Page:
AQUARIAN ARTIST: AMANI AZLIN
Photographer, Graphic Designer
Your photography collaborates naturalistic human shapes with abstract block colours and motifs. What are you saying by this juxtaposition and what were the catalysts to these themes?
I’d like to believe that my style in photography is one of the results of my studies in graphic design. I’ve learned to look at things differently compared to when I first held my camera. I’m starting to see more shapes and structure around me which could explain why I am always working with the human silhouettes and how I could manipulate that into my photography. I’m also very much interested in my space and culture and how people and their experiences are shaped through that and so with this combined with the graphic element resulted in what you see most on my Instagram page. As for the colours and motifs I also have to give graphic design that credit because I only paid attention to how colours and prints could visually enhance form and function.
What characteristics of yourself are communicated through your work?
I think that I am quite a straightforward person and i try to communicate that through my work. I see myself as two separate halves with the same goal and vision but different outlook in life. On one side enjoy being alone in my own world executing my concepts and ideas through experimenting with colours and shapes and forms. I try to visualise this in most of my photos where there is a sense of loneliness/out of this world explaining why my subjects are often on their own. But on the other side, I want to step out of my world and stay in the liveliness of the city and this is transparent in some of my older photos where I would look out for interesting people to photograph. Watching people live their lives gives me a weird thrill — photos of people chatting away after work seems calming to me or that one time I saw 3 people in the market coincidentally wearing the same striped top is fun to see! And so I try to capture those moments as straightforward as I can.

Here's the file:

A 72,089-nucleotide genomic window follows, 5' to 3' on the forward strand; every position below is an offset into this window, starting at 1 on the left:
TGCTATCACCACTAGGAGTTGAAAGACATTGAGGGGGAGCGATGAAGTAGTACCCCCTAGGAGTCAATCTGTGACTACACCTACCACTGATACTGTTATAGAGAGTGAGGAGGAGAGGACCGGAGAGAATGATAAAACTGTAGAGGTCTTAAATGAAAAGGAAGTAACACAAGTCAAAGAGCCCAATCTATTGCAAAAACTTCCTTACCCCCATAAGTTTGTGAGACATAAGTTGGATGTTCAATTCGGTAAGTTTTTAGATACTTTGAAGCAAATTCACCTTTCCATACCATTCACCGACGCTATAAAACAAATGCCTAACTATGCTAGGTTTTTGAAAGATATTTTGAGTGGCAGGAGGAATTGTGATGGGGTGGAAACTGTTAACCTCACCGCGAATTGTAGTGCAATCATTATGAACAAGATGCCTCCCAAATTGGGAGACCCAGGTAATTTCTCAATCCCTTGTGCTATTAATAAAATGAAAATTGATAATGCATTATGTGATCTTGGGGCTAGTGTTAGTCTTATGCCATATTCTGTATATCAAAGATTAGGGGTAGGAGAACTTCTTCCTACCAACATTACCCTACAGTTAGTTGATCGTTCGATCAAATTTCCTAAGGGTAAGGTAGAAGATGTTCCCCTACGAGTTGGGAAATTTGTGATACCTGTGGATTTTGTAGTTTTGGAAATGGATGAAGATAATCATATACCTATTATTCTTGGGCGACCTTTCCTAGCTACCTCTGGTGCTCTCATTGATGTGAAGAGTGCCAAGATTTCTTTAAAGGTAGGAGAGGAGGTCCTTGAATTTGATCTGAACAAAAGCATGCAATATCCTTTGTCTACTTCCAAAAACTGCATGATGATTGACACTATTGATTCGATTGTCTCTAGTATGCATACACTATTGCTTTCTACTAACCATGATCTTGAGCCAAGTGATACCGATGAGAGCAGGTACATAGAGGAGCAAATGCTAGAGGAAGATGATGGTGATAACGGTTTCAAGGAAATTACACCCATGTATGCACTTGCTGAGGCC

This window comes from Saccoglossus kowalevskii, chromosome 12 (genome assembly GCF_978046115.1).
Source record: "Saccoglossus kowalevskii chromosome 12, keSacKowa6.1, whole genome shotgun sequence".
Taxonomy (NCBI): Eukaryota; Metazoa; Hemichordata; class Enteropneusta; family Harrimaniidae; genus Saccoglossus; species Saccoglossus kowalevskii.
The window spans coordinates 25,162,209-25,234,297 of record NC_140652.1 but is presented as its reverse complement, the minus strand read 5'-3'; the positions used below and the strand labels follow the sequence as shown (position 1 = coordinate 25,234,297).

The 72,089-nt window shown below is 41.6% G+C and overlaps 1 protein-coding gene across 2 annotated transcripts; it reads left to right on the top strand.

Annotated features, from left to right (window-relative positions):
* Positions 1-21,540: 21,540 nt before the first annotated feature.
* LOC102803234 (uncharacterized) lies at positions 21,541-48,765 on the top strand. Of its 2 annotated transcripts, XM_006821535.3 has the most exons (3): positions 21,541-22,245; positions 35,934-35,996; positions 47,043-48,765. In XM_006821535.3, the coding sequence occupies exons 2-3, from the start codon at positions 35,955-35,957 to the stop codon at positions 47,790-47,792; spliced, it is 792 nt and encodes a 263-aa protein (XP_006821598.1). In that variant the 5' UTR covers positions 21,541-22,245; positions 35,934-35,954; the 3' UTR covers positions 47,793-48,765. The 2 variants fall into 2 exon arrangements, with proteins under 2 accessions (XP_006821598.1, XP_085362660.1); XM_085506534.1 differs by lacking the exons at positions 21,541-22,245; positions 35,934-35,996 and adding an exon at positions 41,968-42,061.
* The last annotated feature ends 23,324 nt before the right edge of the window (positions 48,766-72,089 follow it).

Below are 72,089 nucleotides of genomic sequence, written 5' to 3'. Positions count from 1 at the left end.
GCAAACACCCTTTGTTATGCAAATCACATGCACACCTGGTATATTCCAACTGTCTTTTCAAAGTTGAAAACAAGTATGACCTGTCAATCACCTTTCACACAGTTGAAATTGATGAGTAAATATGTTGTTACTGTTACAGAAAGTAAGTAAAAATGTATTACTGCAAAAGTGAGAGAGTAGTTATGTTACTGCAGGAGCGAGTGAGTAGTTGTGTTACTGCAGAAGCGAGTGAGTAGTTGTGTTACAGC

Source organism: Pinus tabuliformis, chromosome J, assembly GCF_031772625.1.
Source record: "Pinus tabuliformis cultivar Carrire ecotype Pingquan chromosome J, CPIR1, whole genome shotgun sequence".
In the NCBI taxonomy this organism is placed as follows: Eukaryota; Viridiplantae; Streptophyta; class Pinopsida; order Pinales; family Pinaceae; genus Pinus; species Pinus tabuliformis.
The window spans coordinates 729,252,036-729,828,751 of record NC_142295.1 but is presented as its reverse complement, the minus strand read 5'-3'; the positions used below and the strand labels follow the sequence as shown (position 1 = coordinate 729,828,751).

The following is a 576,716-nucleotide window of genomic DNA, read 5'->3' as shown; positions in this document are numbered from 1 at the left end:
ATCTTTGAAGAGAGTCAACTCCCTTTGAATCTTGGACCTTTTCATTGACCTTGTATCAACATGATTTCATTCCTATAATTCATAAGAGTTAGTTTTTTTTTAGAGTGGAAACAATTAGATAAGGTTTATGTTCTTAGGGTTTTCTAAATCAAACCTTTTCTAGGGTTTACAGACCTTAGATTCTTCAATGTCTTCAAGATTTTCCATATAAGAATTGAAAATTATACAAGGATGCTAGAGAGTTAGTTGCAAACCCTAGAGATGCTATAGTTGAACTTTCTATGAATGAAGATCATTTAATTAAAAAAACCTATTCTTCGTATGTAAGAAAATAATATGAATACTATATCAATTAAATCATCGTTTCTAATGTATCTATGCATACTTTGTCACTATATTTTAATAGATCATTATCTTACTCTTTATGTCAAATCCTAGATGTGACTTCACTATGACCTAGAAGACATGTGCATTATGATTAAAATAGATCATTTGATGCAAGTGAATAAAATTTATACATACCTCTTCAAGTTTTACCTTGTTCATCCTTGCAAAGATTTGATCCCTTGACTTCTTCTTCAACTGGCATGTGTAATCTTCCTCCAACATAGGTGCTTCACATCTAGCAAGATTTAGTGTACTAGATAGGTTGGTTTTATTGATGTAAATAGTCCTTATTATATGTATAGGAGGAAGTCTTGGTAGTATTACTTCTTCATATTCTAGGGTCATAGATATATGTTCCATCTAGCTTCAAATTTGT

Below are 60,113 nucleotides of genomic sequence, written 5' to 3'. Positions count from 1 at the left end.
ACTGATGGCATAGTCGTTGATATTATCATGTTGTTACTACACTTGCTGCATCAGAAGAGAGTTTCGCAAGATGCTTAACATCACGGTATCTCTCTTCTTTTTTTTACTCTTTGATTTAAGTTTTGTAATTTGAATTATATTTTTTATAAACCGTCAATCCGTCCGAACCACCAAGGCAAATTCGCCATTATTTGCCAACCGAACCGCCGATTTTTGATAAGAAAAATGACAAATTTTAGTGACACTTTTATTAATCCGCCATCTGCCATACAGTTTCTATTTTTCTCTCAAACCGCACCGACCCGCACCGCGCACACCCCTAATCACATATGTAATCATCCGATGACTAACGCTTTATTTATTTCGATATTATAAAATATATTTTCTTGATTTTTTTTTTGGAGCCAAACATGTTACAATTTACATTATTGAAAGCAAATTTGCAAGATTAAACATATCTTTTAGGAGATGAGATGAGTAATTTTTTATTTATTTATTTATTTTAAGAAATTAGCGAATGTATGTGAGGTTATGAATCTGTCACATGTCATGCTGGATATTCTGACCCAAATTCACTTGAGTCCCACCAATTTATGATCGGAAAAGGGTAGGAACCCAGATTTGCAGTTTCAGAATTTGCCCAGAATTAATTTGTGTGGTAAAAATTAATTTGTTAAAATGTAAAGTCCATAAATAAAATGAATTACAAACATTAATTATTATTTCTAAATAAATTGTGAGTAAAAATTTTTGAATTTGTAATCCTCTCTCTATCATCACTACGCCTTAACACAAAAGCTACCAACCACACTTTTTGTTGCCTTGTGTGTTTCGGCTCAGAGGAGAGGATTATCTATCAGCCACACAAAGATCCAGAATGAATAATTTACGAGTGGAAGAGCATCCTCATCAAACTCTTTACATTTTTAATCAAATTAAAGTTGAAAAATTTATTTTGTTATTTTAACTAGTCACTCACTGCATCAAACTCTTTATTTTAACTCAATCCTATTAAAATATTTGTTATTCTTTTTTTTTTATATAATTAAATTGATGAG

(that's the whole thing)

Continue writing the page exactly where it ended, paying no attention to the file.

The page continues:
Can you see characteristics of your star sign within your occupation and work?
Yes definitely! I am driven by my career goals and as mentioned, because I am so stubborn it makes it hard for me to work under someone which is one of the reasons why I freelance. I am my own boss and when I do work with people it’s always a collaboration between us and not a relationship where I would receive orders and then take action. I need my own space mentally and physically so having that power and energy to trust yourself to go out and to push forward everyday towards your goal is very empowering for me.
Do you share the same strengths and weaknesses Aquarians are known for?
To me an Aquarius woman is independent, ambitious, creative yet so stubborn and a bit hot tempered. The most prominent thing about being and Aquarius for me is the individualism I feel in myself and I consider this both a strength and a weakness. I feel like because I am so aware of who I am, learning and understanding my needs to better myself as a person but also a creative I do believe that I have a one of kind view towards the world that is my own. However, this also means that I am quite distant and disconnected with some which is the more popular definition used for us aquarians. I enjoy my time alone too much sometimes that I do worry if it’s normal but I find that I flourish more especially creatively after spending that 1/2 days off alone in my own world, escaping from the daily hustles in my work or social life.